Building Corporate Ethical and Compliance Strength

There is an endless parade of corporate scandals, making executives ask: How can we strengthen ethics and compliance by changing employee mindsets and behaviors?

No business executive wants to find the company the target of a government probe or the subject of a whistleblower's claim of widespread ethics breaches. Unfortunately, it happens frequently with one of the most recent being the Volkswagen emissions scandal, in which emissions software “defeat devices” were installed to fool government regulators during vehicle emissions tests.

Most employees want to do the right thing, yet they may decide to ignore ethical violations of coworkers and supervisors, often out of fear of job loss but also frequently due to a desire to avoid creating problems out of misplaced company loyalty or being accused of making unnecessary trouble. Then there are employees who make poor decisions and purposely violate compliance and ethics guidelines.

Either way, changing employee mindsets is the key to changing behaviors, and it comes down to the kind of culture and leadership the organization develops.

Choosing to Do the Wrong Thing
Ethics and compliance violations erode trust in brands and corporate reputations, and employee morale, and put companies in the line of fire for additional government investigations and regulations. Violations also promote public cynicism about the ability of large corporations to develop and manage ethical organizations. This can hurt talent recruitment and retention, reduce business value, and harm the ability to exercise social responsibility.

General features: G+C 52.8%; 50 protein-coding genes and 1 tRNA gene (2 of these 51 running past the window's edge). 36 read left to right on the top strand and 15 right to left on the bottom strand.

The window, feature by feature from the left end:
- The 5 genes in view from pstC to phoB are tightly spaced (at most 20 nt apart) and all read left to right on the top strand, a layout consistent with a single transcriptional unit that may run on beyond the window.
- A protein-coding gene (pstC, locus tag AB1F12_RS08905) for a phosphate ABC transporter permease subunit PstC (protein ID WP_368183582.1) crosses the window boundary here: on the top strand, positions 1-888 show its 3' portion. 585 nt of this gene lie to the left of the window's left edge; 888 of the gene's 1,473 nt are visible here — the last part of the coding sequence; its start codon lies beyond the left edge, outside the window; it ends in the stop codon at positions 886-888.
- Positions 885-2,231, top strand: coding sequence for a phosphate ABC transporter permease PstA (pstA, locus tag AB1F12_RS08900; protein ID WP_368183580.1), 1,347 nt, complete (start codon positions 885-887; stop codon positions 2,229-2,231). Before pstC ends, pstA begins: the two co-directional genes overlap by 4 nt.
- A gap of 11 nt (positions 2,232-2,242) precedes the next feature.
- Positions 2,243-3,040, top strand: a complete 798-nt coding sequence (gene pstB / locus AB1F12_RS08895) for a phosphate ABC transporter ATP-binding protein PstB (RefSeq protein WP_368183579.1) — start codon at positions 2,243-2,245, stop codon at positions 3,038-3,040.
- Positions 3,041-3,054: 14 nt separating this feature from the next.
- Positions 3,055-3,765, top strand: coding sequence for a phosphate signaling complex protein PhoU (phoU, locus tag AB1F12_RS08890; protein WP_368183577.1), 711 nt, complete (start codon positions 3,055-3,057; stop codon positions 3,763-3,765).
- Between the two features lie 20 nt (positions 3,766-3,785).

Ethical people and organizations are unlikely to align themselves with businesses that appear to be paying lip service to ethics or continually fail to comply with governmental requirements. Ethics and compliance are critical elements of a sustainable business, and yet every year a major scandal continues to hit the news.

Employees at all levels must make decisions that have significant business consequences, from the mailroom clerk who steals checks to the CEO who knows, but ignores, serious ethical or noncompliance issues. Business leaders are tasked with understanding the “why” of these decisions, meaning they must grasp the decision-making process employees go through.

The reality is that there are many reasons people choose to do the “wrong thing” which could mean committing the offense or failing to speak up when knowledgeable of misconduct. They include a misguided loyalty to coworkers, a supervisor or the company itself; personal fear of corporate retribution for reporting misconduct; personal financial problems; meeting unreasonable work goals; cultural pressures in which personal values conflict with company rules; following the lead of managers involved in misconduct; and pure greed, to name a few.

Developing a CORPORATE Values-Based Culture
It is becoming clearer that making corporate rules and demanding compliance is not a good strategy. From a psychological perspective, compliance is behavior based on either fear of not meeting rules or on a desire to satisfy the expectations of others. It is not ethics or values based. People are simply complying with what they are told to do, even if their reasons for complying vary.